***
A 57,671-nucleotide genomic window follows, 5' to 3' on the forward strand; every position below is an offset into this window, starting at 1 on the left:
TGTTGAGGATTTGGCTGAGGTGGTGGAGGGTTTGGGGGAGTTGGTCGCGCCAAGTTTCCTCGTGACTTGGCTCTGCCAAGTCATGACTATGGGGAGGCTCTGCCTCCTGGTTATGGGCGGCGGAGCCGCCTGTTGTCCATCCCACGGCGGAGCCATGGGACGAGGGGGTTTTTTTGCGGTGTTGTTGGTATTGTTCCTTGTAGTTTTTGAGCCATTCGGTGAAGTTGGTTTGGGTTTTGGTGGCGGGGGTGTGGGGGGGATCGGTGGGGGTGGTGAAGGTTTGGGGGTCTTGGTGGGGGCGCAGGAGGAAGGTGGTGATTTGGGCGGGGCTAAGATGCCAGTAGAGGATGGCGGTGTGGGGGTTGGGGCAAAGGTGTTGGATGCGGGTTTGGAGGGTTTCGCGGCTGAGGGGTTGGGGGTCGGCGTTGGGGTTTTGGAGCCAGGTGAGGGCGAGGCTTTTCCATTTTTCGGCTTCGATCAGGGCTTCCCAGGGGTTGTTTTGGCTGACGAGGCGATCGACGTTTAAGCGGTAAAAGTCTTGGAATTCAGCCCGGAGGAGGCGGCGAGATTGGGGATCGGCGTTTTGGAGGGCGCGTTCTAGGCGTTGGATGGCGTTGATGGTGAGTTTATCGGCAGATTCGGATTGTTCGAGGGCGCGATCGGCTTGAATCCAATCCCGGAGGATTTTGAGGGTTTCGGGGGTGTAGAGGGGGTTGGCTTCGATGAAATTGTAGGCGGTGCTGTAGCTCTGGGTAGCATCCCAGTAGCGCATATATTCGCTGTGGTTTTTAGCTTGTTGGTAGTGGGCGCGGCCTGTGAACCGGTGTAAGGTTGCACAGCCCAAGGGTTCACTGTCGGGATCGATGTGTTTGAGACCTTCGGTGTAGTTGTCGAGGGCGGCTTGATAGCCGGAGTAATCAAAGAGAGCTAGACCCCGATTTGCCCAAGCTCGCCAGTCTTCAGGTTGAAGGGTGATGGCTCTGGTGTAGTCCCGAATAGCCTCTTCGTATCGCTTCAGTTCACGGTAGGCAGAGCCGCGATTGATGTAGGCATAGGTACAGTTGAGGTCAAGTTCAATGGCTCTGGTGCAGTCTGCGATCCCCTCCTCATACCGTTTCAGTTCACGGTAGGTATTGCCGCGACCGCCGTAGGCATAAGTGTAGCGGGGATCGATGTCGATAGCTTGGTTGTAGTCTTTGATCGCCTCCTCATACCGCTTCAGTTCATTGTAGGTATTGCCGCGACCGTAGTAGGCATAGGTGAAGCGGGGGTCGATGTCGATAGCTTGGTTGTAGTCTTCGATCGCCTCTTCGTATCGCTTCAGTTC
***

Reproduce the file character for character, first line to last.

A 57,671-nucleotide genomic window follows, 5' to 3' on the forward strand; every position below is an offset into this window, starting at 1 on the left:
TGTTGAGGATTTGGCTGAGGTGGTGGAGGGTTTGGGGGAGTTGGTCGCGCCAAGTTTCCTCGTGACTTGGCTCTGCCAAGTCATGACTATGGGGAGGCTCTGCCTCCTGGTTATGGGCGGCGGAGCCGCCTGTTGTCCATCCCACGGCGGAGCCATGGGACGAGGGGGTTTTTTTGCGGTGTTGTTGGTATTGTTCCTTGTAGTTTTTGAGCCATTCGGTGAAGTTGGTTTGGGTTTTGGTGGCGGGGGTGTGGGGGGGATCGGTGGGGGTGGTGAAGGTTTGGGGGTCTTGGTGGGGGCGCAGGAGGAAGGTGGTGATTTGGGCGGGGCTAAGATGCCAGTAGAGGATGGCGGTGTGGGGGTTGGGGCAAAGGTGTTGGATGCGGGTTTGGAGGGTTTCGCGGCTGAGGGGTTGGGGGTCGGCGTTGGGGTTTTGGAGCCAGGTGAGGGCGAGGCTTTTCCATTTTTCGGCTTCGATCAGGGCTTCCCAGGGGTTGTTTTGGCTGACGAGGCGATCGACGTTTAAGCGGTAAAAGTCTTGGAATTCAGCCCGGAGGAGGCGGCGAGATTGGGGATCGGCGTTTTGGAGGGCGCGTTCTAGGCGTTGGATGGCGTTGATGGTGAGTTTATCGGCAGATTCGGATTGTTCGAGGGCGCGATCGGCTTGAATCCAATCCCGGAGGATTTTGAGGGTTTCGGGGGTGTAGAGGGGGTTGGCTTCGATGAAATTGTAGGCGGTGCTGTAGCTCTGGGTAGCATCCCAGTAGCGCATATATTCGCTGTGGTTTTTAGCTTGTTGGTAGTGGGCGCGGCCTGTGAACCGGTGTAAGGTTGCACAGCCCAAGGGTTCACTGTCGGGATCGATGTGTTTGAGACCTTCGGTGTAGTTGTCGAGGGCGGCTTGATAGCCGGAGTAATCAAAGAGAGCTAGACCCCGATTTGCCCAAGCTCGCCAGTCTTCAGGTTGAAGGGTGATGGCTCTGGTGTAGTCCCGAATAGCCTCTTCGTATCGCTTCAGTTCACGGTAGGCAGAGCCGCGATTGATGTAGGCATAGGTACAGTTGAGGTCAAGTTCAATGGCTCTGGTGCAGTCTGCGATCCCCTCCTCATACCGTTTCAGTTCACGGTAGGTATTGCCGCGACCGCCGTAGGCATAAGTGTAGCGGGGATCGATGTCGATAGCTTGGTTGTAGTCTTTGATCGCCTCCTCATACCGCTTCAGTTCATTGTAGGTATTGCCGCGACCGTAGTAGGCATAGGTGAAGCGGGGGTCGATGTCGATAGCTTGGTTGTAGTCTTCGATCGCCTCTTCGTATCGCTTCAGTTC